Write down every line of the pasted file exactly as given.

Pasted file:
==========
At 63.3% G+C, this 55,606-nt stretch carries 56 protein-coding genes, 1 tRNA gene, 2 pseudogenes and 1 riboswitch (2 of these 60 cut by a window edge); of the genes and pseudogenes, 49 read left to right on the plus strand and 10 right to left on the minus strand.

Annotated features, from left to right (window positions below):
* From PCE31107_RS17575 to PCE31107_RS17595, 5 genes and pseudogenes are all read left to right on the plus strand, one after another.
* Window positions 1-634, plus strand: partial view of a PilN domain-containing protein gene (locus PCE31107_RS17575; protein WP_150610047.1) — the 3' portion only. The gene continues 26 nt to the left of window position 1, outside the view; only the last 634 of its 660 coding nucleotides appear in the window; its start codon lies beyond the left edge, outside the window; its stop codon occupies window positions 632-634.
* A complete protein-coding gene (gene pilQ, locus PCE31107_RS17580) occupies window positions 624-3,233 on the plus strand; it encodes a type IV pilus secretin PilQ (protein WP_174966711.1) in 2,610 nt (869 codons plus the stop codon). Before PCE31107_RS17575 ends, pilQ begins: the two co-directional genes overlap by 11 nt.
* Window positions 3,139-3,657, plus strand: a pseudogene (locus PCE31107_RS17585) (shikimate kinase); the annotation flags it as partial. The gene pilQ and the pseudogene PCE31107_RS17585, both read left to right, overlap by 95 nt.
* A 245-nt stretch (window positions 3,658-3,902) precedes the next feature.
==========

At 63.3% G+C, this 55,606-nt stretch carries 56 protein-coding genes, 1 tRNA gene, 2 pseudogenes and 1 riboswitch (2 of these 60 cut by a window edge); of the genes and pseudogenes, 49 read left to right on the plus strand and 10 right to left on the minus strand.

Annotated features, from left to right (window positions below):
* From PCE31107_RS17575 to PCE31107_RS17595, 5 genes and pseudogenes are all read left to right on the plus strand, one after another.
* Window positions 1-634, plus strand: partial view of a PilN domain-containing protein gene (locus PCE31107_RS17575; protein WP_150610047.1) — the 3' portion only. The gene continues 26 nt to the left of window position 1, outside the view; only the last 634 of its 660 coding nucleotides appear in the window; its start codon lies beyond the left edge, outside the window; its stop codon occupies window positions 632-634.
* A complete protein-coding gene (gene pilQ, locus PCE31107_RS17580) occupies window positions 624-3,233 on the plus strand; it encodes a type IV pilus secretin PilQ (protein WP_174966711.1) in 2,610 nt (869 codons plus the stop codon). Before PCE31107_RS17575 ends, pilQ begins: the two co-directional genes overlap by 11 nt.
* Window positions 3,139-3,657, plus strand: a pseudogene (locus PCE31107_RS17585) (shikimate kinase); the annotation flags it as partial. The gene pilQ and the pseudogene PCE31107_RS17585, both read left to right, overlap by 95 nt.
* A 245-nt stretch (window positions 3,658-3,902) precedes the next feature.